If you’ve ever seen more than one dog interacting (you’d be surprised how many people keep their dogs separate!) you’ll know that they love a bit of rough and tumble play.
It can look (and sound!) quite aggressive; but it isn’t. If you were to see the very same play behaviour from a group of pups, you’d think it was adorable. But there’s something about the gangly awkwardness of grown up dogs, that makes people automatically jump to conclusions about how vicious it all is.
If you take a step back and just watch – there’s two or three dogs – wrestling, running, jumping, mouthing… Sometimes it goes too far. Sometimes, just sometimes, there will be an accident. But these situations are so rare, it’s worth reflecting on quite how remarkable this play is.
I’m watching three dogs playing now. Three boys, all with tails and ears up, standing up straight, bumping into each other, playfully putting their heads over each other’s backs and bouncing around. And now, they’ve stopped. Blue has been distracted by a cat, Jack is rolling around on his back on the grass, and Buddy is sunbathing.
Other dogs are milling around relaxing.
None of them felt like they were being dominated by another dog; they were just having fun.
And when you think about how accurate a dog has to be when they are playing – claws and paws flashing everywhere and their teeth mouthing at the other dogs – you realise quite how much they enjoy playing. It only takes a misjudgement for a bit of play to go too far… but it very rarely does.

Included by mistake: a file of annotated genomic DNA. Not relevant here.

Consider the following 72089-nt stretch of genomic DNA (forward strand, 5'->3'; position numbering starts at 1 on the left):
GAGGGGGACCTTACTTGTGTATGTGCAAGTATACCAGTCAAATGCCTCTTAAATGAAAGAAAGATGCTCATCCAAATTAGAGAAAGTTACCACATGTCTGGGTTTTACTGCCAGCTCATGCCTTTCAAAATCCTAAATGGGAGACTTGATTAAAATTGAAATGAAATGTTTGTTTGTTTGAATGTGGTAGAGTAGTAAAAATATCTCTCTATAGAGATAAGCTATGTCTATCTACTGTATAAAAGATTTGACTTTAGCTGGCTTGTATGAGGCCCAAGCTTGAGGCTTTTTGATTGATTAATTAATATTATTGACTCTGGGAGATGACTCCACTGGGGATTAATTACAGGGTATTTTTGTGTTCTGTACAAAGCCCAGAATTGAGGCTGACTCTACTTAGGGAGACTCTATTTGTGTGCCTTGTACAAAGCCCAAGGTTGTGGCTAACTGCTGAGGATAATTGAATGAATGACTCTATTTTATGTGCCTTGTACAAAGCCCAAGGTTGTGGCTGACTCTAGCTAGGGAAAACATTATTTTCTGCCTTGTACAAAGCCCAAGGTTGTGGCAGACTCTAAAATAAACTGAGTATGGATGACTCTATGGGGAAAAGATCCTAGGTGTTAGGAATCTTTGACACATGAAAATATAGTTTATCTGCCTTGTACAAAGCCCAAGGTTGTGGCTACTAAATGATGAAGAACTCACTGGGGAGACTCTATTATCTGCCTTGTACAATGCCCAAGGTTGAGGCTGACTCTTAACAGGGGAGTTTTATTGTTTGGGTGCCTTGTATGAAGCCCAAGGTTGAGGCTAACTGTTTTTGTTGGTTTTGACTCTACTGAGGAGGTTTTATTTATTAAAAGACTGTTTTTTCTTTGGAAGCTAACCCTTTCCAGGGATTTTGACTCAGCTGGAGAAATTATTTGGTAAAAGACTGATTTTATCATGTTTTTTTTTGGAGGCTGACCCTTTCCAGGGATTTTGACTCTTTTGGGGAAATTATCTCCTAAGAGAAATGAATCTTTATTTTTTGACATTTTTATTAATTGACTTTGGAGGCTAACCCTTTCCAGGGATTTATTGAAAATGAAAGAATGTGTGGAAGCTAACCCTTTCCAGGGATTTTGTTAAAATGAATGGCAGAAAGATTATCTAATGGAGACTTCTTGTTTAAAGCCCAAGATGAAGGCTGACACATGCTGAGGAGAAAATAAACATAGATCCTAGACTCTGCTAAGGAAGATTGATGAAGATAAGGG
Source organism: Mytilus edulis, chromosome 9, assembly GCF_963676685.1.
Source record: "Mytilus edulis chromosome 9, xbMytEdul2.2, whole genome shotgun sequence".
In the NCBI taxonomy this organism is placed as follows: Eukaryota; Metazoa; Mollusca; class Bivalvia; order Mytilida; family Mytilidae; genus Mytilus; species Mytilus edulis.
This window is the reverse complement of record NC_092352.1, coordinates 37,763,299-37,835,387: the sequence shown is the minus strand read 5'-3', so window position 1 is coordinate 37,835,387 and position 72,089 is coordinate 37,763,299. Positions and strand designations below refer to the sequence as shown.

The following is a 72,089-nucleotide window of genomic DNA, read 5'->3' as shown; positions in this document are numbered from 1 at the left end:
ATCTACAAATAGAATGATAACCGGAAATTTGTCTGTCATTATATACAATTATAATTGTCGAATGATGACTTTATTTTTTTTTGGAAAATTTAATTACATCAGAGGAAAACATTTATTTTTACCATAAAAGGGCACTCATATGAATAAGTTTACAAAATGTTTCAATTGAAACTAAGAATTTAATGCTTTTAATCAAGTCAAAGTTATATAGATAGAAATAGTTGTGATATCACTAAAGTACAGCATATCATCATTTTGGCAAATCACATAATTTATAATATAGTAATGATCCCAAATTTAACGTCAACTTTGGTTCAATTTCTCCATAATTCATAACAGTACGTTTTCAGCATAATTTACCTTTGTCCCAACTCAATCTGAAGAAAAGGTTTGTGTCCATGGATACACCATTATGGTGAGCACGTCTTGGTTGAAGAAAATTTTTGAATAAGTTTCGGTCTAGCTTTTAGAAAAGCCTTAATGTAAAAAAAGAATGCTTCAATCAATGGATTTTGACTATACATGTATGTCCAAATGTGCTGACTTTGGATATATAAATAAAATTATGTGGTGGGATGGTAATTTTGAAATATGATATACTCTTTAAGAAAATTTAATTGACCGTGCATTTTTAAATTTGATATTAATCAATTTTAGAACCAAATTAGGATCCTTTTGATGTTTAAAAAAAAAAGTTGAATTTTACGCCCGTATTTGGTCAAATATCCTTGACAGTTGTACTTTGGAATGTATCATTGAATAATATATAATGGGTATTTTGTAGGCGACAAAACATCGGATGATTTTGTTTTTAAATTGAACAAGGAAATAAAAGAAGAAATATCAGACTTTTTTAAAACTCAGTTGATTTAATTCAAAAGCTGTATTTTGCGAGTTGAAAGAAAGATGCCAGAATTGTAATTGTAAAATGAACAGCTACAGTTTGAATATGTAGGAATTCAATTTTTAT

And when an accident does occur, because the dogs are all in a good mood and having fun, it’s usually shrugged off by a grumble or some minor ‘handbags’.
Allowing dogs the freedom to play and interact makes such a difference in their lives. That space and time to be a dog, and interact with other dogs gives them life experience in doggy behaviour and reactions.
And this rough and tumble doesn’t just stop with the dogs playing; we can get involved too. But we have to understand that if we’re entering the arena of doggy play, the dogs will treat us like fellow dogs. So if you don’t want to get scratched accidentally or mouthed in play, don’t do it!
It’s another one of those situations where if we’re joining a doggy game, we need to understand that we’re joining them. It would be grossly unfair to barge in and then expect the dog to make all the compromises. If you were to join a rugby team expecting to play football, then you’ve got to expect to play rugby.
Same with this; if you’re joining doggy games – expect to be treated like a fellow dog.